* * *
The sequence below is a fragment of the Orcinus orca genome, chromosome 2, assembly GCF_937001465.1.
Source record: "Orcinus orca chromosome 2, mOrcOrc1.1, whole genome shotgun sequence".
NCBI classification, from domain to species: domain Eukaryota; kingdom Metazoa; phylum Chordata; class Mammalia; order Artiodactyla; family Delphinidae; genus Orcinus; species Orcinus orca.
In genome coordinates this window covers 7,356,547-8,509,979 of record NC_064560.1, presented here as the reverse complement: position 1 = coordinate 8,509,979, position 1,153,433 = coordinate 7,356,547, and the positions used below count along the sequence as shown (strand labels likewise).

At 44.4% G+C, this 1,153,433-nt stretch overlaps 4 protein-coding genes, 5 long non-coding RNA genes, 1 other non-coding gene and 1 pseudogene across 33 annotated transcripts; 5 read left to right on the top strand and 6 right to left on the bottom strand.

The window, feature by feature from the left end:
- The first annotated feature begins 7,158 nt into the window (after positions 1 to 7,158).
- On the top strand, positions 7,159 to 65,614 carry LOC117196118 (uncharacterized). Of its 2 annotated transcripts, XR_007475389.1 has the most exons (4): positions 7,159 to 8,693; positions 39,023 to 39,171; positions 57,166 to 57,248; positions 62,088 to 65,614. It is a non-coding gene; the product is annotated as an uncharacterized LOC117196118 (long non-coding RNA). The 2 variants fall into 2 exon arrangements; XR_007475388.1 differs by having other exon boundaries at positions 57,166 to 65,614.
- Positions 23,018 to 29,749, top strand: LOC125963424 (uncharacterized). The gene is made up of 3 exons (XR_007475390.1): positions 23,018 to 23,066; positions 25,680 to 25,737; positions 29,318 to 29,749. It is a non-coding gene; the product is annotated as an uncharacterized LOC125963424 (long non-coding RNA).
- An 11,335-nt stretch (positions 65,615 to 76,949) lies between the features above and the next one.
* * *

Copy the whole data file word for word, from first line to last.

The sequence below is a fragment of the Orcinus orca genome, chromosome 2, assembly GCF_937001465.1.
Source record: "Orcinus orca chromosome 2, mOrcOrc1.1, whole genome shotgun sequence".
NCBI classification, from domain to species: domain Eukaryota; kingdom Metazoa; phylum Chordata; class Mammalia; order Artiodactyla; family Delphinidae; genus Orcinus; species Orcinus orca.
In genome coordinates this window covers 7,356,547-8,509,979 of record NC_064560.1, presented here as the reverse complement: position 1 = coordinate 8,509,979, position 1,153,433 = coordinate 7,356,547, and the positions used below count along the sequence as shown (strand labels likewise).

At 44.4% G+C, this 1,153,433-nt stretch overlaps 4 protein-coding genes, 5 long non-coding RNA genes, 1 other non-coding gene and 1 pseudogene across 33 annotated transcripts; 5 read left to right on the top strand and 6 right to left on the bottom strand.

The window, feature by feature from the left end:
- The first annotated feature begins 7,158 nt into the window (after positions 1 to 7,158).
- On the top strand, positions 7,159 to 65,614 carry LOC117196118 (uncharacterized). Of its 2 annotated transcripts, XR_007475389.1 has the most exons (4): positions 7,159 to 8,693; positions 39,023 to 39,171; positions 57,166 to 57,248; positions 62,088 to 65,614. It is a non-coding gene; the product is annotated as an uncharacterized LOC117196118 (long non-coding RNA). The 2 variants fall into 2 exon arrangements; XR_007475388.1 differs by having other exon boundaries at positions 57,166 to 65,614.
- Positions 23,018 to 29,749, top strand: LOC125963424 (uncharacterized). The gene is made up of 3 exons (XR_007475390.1): positions 23,018 to 23,066; positions 25,680 to 25,737; positions 29,318 to 29,749. It is a non-coding gene; the product is annotated as an uncharacterized LOC125963424 (long non-coding RNA).
- An 11,335-nt stretch (positions 65,615 to 76,949) lies between the features above and the next one.